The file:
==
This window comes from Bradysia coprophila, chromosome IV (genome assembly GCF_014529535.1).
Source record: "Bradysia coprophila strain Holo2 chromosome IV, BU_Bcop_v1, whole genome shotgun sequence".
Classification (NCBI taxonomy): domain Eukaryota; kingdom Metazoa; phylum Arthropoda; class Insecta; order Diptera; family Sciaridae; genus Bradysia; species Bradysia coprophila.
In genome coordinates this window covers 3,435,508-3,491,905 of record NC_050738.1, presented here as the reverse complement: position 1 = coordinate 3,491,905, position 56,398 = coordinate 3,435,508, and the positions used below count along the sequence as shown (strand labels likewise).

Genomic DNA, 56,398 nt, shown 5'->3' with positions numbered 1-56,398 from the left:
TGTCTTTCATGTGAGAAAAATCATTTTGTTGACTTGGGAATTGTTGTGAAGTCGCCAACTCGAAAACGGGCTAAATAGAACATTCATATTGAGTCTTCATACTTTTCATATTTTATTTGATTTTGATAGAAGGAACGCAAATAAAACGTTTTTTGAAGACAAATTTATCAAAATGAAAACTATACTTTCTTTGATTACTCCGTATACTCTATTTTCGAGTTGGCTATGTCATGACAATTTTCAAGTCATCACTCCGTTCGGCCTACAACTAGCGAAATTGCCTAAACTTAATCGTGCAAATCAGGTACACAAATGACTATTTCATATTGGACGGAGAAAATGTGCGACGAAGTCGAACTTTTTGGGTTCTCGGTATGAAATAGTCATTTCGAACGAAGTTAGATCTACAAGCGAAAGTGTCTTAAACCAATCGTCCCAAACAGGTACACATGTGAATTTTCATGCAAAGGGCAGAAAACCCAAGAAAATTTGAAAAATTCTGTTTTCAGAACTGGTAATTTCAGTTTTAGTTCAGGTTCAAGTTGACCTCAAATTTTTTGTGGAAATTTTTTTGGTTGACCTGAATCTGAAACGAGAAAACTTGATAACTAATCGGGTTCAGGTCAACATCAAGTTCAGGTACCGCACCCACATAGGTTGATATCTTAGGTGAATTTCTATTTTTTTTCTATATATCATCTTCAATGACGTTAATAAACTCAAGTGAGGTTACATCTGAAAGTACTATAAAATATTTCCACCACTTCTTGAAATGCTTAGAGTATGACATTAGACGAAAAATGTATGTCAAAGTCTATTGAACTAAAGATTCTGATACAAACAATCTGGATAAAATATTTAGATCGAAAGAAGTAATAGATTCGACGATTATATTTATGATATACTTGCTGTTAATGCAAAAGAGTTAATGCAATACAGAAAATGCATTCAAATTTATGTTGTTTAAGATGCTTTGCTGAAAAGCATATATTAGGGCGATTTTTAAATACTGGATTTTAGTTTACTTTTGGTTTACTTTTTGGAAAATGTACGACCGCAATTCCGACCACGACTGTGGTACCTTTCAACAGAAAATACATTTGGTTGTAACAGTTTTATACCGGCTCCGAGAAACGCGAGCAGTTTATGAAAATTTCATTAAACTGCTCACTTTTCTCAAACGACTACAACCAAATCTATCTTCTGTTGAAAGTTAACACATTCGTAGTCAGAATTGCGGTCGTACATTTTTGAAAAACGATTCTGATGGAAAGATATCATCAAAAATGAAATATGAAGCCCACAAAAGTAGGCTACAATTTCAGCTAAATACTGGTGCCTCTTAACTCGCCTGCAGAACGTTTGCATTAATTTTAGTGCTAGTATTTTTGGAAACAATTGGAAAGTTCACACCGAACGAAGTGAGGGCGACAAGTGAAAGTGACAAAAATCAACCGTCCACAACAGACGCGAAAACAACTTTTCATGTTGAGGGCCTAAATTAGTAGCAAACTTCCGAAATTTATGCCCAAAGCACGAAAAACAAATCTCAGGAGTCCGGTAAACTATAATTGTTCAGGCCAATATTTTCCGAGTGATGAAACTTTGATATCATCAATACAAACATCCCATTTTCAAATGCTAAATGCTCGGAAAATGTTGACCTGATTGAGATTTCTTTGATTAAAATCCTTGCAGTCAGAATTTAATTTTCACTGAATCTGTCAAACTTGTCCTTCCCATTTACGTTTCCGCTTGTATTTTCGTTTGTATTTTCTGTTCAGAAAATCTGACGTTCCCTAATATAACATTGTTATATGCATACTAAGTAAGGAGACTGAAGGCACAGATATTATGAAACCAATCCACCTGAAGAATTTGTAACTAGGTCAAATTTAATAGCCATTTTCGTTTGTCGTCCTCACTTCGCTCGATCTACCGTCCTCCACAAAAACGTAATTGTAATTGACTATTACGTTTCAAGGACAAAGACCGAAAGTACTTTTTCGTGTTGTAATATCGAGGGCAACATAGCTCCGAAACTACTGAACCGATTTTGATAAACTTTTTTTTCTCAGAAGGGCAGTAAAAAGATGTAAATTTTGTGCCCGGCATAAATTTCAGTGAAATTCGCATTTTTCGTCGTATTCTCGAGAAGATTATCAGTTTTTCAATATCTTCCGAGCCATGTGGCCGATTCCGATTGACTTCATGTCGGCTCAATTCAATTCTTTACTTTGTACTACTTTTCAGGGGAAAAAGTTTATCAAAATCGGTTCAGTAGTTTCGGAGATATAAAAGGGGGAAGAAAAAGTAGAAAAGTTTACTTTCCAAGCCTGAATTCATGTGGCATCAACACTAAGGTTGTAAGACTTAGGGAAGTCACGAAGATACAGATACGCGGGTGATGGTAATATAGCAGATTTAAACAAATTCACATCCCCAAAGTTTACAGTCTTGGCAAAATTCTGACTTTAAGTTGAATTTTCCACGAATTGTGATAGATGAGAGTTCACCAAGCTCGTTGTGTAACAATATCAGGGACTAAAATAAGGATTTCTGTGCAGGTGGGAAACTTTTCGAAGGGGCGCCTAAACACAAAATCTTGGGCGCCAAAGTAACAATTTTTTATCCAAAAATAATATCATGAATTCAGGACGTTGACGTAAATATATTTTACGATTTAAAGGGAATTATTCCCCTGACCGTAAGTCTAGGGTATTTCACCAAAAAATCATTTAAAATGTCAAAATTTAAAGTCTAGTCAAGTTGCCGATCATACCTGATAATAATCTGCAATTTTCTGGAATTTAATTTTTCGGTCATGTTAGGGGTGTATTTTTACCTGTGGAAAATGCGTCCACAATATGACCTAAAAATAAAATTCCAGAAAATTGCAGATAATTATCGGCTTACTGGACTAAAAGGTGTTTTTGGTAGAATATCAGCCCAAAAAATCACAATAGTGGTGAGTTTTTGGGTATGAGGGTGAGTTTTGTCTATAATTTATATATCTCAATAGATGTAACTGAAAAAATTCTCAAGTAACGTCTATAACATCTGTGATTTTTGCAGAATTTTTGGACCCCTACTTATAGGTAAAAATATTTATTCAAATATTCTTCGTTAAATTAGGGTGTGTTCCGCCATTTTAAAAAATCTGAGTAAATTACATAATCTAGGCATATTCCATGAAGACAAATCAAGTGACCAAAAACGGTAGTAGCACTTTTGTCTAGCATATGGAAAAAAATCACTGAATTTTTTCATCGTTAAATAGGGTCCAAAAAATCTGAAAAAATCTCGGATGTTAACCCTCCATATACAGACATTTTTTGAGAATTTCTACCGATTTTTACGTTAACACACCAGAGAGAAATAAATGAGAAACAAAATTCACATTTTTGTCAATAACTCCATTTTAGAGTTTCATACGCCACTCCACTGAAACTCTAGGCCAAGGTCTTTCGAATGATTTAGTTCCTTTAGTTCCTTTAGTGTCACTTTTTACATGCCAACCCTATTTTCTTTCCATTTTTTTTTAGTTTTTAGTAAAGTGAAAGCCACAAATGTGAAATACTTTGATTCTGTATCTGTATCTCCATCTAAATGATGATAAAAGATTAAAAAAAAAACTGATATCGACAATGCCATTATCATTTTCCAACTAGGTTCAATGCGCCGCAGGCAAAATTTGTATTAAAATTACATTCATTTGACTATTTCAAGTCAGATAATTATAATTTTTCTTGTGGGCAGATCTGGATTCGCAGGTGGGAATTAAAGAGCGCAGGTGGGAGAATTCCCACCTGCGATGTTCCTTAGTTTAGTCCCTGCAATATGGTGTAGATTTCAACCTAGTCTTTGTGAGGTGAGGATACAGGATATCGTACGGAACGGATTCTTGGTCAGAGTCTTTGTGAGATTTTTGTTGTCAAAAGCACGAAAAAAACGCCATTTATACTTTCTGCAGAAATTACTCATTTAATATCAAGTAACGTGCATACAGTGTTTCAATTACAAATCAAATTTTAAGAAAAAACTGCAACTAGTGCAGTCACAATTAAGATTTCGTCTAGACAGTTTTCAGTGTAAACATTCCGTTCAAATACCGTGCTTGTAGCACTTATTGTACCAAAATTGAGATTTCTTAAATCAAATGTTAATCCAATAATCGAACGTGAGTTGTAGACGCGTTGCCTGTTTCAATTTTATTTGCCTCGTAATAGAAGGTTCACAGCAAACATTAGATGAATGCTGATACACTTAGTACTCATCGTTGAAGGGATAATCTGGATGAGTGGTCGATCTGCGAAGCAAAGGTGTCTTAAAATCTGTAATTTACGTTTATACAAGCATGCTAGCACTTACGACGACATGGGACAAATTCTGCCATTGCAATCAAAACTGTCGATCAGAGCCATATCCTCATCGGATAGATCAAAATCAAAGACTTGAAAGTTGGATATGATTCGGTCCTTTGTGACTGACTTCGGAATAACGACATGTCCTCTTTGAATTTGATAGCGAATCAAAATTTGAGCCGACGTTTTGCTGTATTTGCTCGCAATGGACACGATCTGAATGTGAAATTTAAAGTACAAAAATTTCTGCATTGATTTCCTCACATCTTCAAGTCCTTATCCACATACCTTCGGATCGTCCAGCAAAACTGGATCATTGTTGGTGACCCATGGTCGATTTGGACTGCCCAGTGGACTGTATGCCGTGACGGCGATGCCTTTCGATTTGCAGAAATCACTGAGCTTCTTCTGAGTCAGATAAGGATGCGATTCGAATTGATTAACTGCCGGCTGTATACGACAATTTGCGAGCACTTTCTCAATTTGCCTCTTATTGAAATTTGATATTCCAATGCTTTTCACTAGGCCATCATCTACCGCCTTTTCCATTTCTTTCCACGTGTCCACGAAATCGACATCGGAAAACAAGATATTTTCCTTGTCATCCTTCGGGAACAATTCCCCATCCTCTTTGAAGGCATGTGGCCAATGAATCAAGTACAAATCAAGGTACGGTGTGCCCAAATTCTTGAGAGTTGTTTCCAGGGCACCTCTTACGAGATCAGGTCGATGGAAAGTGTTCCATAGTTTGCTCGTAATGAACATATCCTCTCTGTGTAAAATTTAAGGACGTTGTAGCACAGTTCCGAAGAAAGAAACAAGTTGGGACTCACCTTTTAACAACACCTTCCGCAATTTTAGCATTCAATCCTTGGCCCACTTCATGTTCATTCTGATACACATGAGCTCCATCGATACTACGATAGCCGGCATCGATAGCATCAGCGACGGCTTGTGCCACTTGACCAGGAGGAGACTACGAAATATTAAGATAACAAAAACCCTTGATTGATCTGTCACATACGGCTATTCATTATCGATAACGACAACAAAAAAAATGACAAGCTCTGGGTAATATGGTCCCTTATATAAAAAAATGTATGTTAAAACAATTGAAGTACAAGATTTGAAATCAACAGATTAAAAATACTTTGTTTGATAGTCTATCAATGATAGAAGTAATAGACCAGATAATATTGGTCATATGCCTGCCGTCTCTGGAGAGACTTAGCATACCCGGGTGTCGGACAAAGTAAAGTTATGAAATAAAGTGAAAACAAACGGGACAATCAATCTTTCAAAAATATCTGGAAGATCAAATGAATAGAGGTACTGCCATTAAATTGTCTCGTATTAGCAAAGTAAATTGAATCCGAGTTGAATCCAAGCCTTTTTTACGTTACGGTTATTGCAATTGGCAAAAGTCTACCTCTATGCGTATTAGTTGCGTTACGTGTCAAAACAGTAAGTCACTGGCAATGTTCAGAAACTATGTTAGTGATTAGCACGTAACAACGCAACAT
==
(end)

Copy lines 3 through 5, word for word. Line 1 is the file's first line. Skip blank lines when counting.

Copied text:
Classification (NCBI taxonomy): domain Eukaryota; kingdom Metazoa; phylum Arthropoda; class Insecta; order Diptera; family Sciaridae; genus Bradysia; species Bradysia coprophila.
In genome coordinates this window covers 3,435,508-3,491,905 of record NC_050738.1, presented here as the reverse complement: position 1 = coordinate 3,491,905, position 56,398 = coordinate 3,435,508, and the positions used below count along the sequence as shown (strand labels likewise).

Genomic DNA, 56,398 nt, shown 5'->3' with positions numbered 1-56,398 from the left: